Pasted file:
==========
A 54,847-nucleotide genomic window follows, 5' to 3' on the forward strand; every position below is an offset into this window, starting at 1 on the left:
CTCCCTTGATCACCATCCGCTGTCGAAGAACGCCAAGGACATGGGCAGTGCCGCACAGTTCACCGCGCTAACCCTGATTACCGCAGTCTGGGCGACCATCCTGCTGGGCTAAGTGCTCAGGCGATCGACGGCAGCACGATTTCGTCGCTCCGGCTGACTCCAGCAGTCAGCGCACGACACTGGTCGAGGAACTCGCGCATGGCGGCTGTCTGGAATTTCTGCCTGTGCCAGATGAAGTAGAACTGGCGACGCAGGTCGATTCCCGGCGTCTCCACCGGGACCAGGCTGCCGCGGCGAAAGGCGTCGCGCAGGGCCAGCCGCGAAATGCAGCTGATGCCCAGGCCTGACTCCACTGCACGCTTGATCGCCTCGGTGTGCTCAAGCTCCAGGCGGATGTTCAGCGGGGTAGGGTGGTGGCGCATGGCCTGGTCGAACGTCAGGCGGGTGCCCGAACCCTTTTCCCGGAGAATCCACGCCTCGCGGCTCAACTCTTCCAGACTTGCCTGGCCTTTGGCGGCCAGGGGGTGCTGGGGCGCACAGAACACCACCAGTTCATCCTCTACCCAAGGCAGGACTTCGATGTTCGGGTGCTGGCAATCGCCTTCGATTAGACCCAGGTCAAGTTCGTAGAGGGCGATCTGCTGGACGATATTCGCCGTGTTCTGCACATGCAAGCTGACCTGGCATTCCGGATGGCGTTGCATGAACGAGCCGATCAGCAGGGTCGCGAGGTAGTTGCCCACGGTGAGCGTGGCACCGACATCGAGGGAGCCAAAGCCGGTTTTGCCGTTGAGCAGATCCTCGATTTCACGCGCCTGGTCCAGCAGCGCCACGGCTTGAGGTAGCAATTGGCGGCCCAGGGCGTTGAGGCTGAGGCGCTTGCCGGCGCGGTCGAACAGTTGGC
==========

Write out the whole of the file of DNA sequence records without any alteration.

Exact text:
A 54,847-nucleotide genomic window follows, 5' to 3' on the forward strand; every position below is an offset into this window, starting at 1 on the left:
CTCCCTTGATCACCATCCGCTGTCGAAGAACGCCAAGGACATGGGCAGTGCCGCACAGTTCACCGCGCTAACCCTGATTACCGCAGTCTGGGCGACCATCCTGCTGGGCTAAGTGCTCAGGCGATCGACGGCAGCACGATTTCGTCGCTCCGGCTGACTCCAGCAGTCAGCGCACGACACTGGTCGAGGAACTCGCGCATGGCGGCTGTCTGGAATTTCTGCCTGTGCCAGATGAAGTAGAACTGGCGACGCAGGTCGATTCCCGGCGTCTCCACCGGGACCAGGCTGCCGCGGCGAAAGGCGTCGCGCAGGGCCAGCCGCGAAATGCAGCTGATGCCCAGGCCTGACTCCACTGCACGCTTGATCGCCTCGGTGTGCTCAAGCTCCAGGCGGATGTTCAGCGGGGTAGGGTGGTGGCGCATGGCCTGGTCGAACGTCAGGCGGGTGCCCGAACCCTTTTCCCGGAGAATCCACGCCTCGCGGCTCAACTCTTCCAGACTTGCCTGGCCTTTGGCGGCCAGGGGGTGCTGGGGCGCACAGAACACCACCAGTTCATCCTCTACCCAAGGCAGGACTTCGATGTTCGGGTGCTGGCAATCGCCTTCGATTAGACCCAGGTCAAGTTCGTAGAGGGCGATCTGCTGGACGATATTCGCCGTGTTCTGCACATGCAAGCTGACCTGGCATTCCGGATGGCGTTGCATGAACGAGCCGATCAGCAGGGTCGCGAGGTAGTTGCCCACGGTGAGCGTGGCACCGACATCGAGGGAGCCAAAGCCGGTTTTGCCGTTGAGCAGATCCTCGATTTCACGCGCCTGGTCCAGCAGCGCCACGGCTTGAGGTAGCAATTGGCGGCCCAGGGCGTTGAGGCTGAGGCGCTTGCCGGCGCGGTCGAACAGTTGGC